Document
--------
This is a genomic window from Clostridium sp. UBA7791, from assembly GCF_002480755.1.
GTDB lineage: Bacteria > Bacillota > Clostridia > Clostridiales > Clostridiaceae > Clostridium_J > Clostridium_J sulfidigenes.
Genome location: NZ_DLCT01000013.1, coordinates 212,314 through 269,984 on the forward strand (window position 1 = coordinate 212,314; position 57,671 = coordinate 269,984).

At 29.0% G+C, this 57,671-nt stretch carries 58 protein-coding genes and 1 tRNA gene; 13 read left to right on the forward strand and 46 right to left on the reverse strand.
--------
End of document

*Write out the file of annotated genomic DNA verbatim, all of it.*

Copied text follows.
This is a genomic window from Clostridium sp. UBA7791, from assembly GCF_002480755.1.
GTDB lineage: Bacteria > Bacillota > Clostridia > Clostridiales > Clostridiaceae > Clostridium_J > Clostridium_J sulfidigenes.
Genome location: NZ_DLCT01000013.1, coordinates 212,314 through 269,984 on the forward strand (window position 1 = coordinate 212,314; position 57,671 = coordinate 269,984).

At 29.0% G+C, this 57,671-nt stretch carries 58 protein-coding genes and 1 tRNA gene; 13 read left to right on the forward strand and 46 right to left on the reverse strand.